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Allen Webster sees improved results in fourth big-league start

06.29.13 at 12:14 am ET
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Allen Webster improved on his previous two starts on Friday against Toronto. (AP)

Allen Webster improved on his previous two starts on Friday against Toronto. (AP)

By the numbers, Allen Webster‘s Friday start against Toronto looks pedestrian: four runs on six hits and three walks over six innings, 57 of 100 pitches for strikes. But after two rough starts at the major-league level, Friday was a significant step forward for the 23-year-old righty, starting with the fact that he made it through four innings without allowing a run.

“Much like we’d anticipated, if he gets through that first inning, he had the chance to settle in,” Sox manager John Farrell said, referring to the fact that Webster had given up four runs in the first inning of each of his last two outings. Webster had lasted 1 2/3 innings and 4 1/3 innings, respectively, in those appearances against the Twins and Tigers.

While Webster didn’t quite match the potential he showed in his first big-league start on Friday, he did pitch deeper into the game than he had since then, logging six innings. He also found a way to get outs on a night when when he wasn’t missing bats and struck out just three.

Webster got just five swings and misses, a departure from the 21 he got in his last start against the Tigers (14 of which came on his changeup). What he did manage to do was get ground ball outs consistently – 10 of them (and another that was foiled by a throwing error on Stephen Drew). That was especially important in the second inning, as the Sox missed two chances at double plays. With a runner on base throughout the inning, the Jays could have capitalized on those missed defensive opportunities if Webster had given up a hit that left the infield.

Webster’s fastball registered as high as 97 mph on Friday, but Farrell was most enthusiastic about the number of timely outs he recorded on the ground.

“They bunched some hits, but I think overall, he showed very good stuff, pitched against a very good fastball-hitting team. And I think again, the most encouraging thing is the number of ground balls he was able to induce,” Farrell said.

Six out of the 10 groundouts came on pitches in the lower half of the strike zone, which Webster said was a conscious effort on his part.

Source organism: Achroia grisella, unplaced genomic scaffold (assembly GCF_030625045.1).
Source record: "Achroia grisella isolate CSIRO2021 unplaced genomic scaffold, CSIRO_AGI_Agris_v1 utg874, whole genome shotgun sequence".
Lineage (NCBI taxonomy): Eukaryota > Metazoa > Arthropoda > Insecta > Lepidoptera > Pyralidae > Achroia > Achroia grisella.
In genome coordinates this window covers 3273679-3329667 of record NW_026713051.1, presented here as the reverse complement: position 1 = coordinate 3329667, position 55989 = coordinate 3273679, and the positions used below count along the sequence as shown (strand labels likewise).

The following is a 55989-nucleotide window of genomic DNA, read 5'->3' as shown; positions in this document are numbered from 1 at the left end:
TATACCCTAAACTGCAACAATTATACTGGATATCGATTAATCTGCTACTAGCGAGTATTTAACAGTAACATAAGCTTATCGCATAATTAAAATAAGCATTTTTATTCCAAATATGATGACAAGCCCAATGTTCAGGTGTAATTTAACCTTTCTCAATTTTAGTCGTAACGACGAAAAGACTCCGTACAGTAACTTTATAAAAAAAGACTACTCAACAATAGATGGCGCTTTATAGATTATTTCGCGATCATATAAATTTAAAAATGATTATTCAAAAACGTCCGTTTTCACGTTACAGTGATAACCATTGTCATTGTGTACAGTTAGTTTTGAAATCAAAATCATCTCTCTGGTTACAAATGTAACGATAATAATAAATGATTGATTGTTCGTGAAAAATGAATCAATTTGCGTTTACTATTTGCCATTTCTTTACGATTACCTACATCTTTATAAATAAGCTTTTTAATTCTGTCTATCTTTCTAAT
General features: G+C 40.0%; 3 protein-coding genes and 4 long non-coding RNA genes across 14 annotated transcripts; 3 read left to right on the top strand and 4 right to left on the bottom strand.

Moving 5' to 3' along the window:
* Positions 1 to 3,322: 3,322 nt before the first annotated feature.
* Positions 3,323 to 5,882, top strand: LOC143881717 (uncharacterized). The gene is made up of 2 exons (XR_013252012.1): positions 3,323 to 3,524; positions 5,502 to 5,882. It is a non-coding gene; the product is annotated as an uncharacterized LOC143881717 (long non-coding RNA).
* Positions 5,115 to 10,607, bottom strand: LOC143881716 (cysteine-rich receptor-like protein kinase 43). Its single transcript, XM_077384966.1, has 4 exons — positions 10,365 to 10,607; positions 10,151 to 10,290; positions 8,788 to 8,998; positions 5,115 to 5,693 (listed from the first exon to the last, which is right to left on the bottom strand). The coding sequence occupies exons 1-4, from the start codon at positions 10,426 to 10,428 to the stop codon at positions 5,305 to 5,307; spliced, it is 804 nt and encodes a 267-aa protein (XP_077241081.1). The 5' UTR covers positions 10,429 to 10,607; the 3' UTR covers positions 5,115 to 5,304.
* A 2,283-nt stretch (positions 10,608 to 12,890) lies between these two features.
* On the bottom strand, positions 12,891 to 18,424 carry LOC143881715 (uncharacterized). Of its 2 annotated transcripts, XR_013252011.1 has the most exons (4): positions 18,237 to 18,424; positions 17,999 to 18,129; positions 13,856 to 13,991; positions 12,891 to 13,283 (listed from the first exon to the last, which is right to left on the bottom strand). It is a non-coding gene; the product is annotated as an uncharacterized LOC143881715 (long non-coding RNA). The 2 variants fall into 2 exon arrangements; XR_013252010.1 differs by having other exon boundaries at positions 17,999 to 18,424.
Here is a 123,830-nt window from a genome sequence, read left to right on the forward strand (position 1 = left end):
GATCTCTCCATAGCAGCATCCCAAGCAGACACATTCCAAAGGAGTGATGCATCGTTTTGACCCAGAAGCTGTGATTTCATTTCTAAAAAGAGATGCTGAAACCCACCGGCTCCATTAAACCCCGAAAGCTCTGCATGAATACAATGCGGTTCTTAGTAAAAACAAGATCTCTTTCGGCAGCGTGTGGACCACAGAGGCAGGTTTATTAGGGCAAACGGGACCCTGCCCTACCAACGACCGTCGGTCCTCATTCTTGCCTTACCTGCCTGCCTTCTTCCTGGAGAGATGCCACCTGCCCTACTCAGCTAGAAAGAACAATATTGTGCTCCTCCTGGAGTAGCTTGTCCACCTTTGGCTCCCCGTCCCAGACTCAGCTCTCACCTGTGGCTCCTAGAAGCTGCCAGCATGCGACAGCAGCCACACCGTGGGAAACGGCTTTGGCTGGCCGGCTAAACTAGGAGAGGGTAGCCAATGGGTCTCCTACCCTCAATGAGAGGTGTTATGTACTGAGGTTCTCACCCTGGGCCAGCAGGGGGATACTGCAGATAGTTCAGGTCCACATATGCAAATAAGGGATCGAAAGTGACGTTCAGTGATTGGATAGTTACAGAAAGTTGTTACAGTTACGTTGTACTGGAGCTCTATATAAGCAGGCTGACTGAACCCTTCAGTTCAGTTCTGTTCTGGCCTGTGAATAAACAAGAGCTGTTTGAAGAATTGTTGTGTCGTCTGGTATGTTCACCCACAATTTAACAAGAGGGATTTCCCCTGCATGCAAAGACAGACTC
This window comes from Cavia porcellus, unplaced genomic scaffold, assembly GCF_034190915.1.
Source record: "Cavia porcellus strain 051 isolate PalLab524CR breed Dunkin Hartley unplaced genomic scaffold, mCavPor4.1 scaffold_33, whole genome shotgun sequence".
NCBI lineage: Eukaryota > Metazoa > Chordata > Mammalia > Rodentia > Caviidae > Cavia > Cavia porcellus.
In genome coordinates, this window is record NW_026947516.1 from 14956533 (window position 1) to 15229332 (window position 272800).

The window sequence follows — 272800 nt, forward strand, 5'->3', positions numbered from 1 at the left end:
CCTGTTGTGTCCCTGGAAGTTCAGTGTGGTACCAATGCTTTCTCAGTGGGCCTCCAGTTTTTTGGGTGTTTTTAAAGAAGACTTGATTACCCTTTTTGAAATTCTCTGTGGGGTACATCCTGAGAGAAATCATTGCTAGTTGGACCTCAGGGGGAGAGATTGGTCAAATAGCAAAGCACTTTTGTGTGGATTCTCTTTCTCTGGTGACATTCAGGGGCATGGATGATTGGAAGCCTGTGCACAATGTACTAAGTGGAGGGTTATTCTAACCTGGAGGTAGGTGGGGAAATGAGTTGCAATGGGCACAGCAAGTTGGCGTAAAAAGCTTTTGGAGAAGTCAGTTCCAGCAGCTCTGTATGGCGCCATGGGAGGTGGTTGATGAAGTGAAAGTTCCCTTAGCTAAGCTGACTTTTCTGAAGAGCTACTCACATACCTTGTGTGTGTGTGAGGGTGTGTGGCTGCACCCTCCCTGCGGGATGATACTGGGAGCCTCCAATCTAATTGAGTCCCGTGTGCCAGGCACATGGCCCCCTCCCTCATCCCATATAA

“I was trying to keep the ball down, throwing the two-seam down. Trying to get them to put it in play down on the ground,” he said.

Webster’s main problem, as it has been all season, was his command. Before the fifth inning, he had only gotten into one three-ball count. In the fifth and sixth, he got into five, walking two and giving up two runs – on a sacrifice fly and a single – in those counts. Still, for a pitcher who’s not only struggled with walks but also hit 11 batters and thrown six wild pitches at Triple-A Pawtucket this year, the damage was relatively minimal on Friday.

The Sox kept Webster up to make another start, instead of calling up Rubby De La Rosa or Alfredo Aceves from Pawtucket, partly because they wanted Webster to have some consistency instead of bouncing constantly between levels. Webster said it did help to have Sox starters including Jon Lester, Clay Buchholz and John Lackey talk with him throughout the week about how they prepare for starts.

“I guess I’d say it helped out a little bit, just to follow through,” Webster said. “A couple of guys, a couple of starters on the team pulled me aside, helped me out, telling me what they do to start, trying to get a good routine up here.”

With Buchholz still rehabbing his neck and shoulder ailments, Webster may get another shot at a start in Boston next time through the rotation. Although he’s still working through his command issues and striving for consistency, Webster was smiling on Friday when asked about his adjustment to the majors.

“Each start, getting a little more comfortable, a little more each day,” Webster said. “It’s getting great. It’s fun.”

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